An agency properly may dissolve a small business set-aside on the basis that award to a small business would be above the fair market price, that is, unreasonable. Federal Acquisition Regulation (FAR) Sec. 19.506(a). determination of price reasonableness of an offer on a small business set- aside is within the discretion of the procuring agency; we will not disturb such a determination unless it lacks a rational basis or there is a showing of fraud or bad faith on the part of the contracting officer. See R.G. Dunn & Assocs., Inc., B-230831, B-230832, July 8, 1988, 88-2 CPD Para. 28; Warren/Dielectric Communications, B-212609, Jan. 26, 1984, 84-1 CPD Para. 121. In making this determination, the contracting officer may consider pricing history or other relevant factors revealed by the bidding, including prices submitted by an otherwise ineligible large business in a courtesy bid. Flagg Integrated Sys. Technology, B-214153, Aug. 24, 1984, 84-2 CPD Para. 221.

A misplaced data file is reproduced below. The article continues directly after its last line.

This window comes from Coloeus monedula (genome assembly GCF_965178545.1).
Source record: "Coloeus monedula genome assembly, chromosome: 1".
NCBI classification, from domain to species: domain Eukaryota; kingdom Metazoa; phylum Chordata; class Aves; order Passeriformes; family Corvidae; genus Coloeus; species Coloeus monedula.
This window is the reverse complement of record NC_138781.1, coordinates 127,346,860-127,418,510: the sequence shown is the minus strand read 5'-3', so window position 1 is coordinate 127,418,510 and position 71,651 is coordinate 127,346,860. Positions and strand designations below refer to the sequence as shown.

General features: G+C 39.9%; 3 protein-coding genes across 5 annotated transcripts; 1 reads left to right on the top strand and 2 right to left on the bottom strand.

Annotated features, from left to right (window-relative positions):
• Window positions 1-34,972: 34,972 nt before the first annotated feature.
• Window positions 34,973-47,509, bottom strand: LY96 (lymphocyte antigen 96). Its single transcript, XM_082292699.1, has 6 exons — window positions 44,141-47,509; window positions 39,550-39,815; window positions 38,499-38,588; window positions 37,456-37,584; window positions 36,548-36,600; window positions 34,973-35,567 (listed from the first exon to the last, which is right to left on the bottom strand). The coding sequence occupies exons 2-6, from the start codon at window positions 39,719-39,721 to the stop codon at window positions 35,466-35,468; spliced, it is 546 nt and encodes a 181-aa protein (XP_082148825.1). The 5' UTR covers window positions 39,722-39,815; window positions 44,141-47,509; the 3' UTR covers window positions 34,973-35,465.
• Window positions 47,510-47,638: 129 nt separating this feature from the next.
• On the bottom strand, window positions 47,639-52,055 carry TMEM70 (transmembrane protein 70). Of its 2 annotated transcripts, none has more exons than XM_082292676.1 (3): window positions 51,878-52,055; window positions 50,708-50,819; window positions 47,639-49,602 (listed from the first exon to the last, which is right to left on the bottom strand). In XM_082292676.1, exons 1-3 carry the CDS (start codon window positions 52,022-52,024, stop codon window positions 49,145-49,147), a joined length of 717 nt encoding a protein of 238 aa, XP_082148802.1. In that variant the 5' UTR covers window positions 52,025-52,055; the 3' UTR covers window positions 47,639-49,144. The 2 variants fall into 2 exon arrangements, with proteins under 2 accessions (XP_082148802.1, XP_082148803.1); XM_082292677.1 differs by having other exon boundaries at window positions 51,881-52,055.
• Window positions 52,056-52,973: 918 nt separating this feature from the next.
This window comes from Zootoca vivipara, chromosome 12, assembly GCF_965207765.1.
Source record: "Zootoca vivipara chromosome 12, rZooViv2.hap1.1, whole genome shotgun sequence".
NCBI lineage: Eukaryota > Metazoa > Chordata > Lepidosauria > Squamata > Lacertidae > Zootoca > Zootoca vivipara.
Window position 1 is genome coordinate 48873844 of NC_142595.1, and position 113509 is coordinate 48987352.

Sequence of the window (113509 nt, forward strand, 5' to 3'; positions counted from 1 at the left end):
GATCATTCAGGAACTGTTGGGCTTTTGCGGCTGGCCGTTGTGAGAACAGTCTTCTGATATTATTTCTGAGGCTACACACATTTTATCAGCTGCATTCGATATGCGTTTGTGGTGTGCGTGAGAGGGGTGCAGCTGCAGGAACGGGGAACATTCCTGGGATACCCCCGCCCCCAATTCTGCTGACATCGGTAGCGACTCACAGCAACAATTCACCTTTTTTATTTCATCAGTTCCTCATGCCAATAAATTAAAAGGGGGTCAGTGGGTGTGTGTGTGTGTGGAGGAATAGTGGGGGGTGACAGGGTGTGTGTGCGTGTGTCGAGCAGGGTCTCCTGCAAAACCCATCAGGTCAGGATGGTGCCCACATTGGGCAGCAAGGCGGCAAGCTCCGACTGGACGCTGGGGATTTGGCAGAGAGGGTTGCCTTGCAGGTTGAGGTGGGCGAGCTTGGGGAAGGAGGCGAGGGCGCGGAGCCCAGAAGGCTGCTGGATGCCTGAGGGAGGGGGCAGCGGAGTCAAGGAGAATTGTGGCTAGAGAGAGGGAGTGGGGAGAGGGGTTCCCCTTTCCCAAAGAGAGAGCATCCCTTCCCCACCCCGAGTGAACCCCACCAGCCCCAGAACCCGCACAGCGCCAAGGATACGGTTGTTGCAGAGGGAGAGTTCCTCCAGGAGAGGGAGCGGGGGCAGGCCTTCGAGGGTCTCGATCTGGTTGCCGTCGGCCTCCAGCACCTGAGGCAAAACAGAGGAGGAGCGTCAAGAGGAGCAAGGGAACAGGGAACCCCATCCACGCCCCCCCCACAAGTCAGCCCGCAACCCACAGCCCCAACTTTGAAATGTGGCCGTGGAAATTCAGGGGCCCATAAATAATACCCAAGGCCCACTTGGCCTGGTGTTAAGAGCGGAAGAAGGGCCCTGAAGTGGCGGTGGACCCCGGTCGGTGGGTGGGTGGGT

We find that the Navy properly dissolved the set-aside based on the unreasonableness of AIS' low small business prices. As indicated above, AIS' all or none bid would require the Navy to pay in excess of 26 percent more for 6 of the IFB items if it made award to AIS. We have upheld an agency decision to cancel a small business set-aside where the courtesy bid of a large business was only 12 percent less than that of the only eligible small business offeror under the set aside. See Flagg Integrated Sys. Technology, B-214153, supra. Since the Navy thus properly determined that AIS' bid was unreasonable, dissolution of the set-aside was unobjectionable. FAR Sec. 19.506(a). The Navy's initial confusion over whether this procurement was a set aside did not render this action improper.
We point out that while congressional policy intended to promote small business permits awarding contracts to small businesses under set asides at a cost premium, that premium cannot be excessive. R.G. Dunn & Assocs., Inc., B-230831, B-230832, supra. Rather, the price paid a small business still must be reasonable generally. As indicated above and in our prior decisions, this determination may be made with reference to all prices, including those of large businesses.
The protest is denied.
/1/ The specific number of firms responding is not disclosed here because award under the RFP has not yet been made.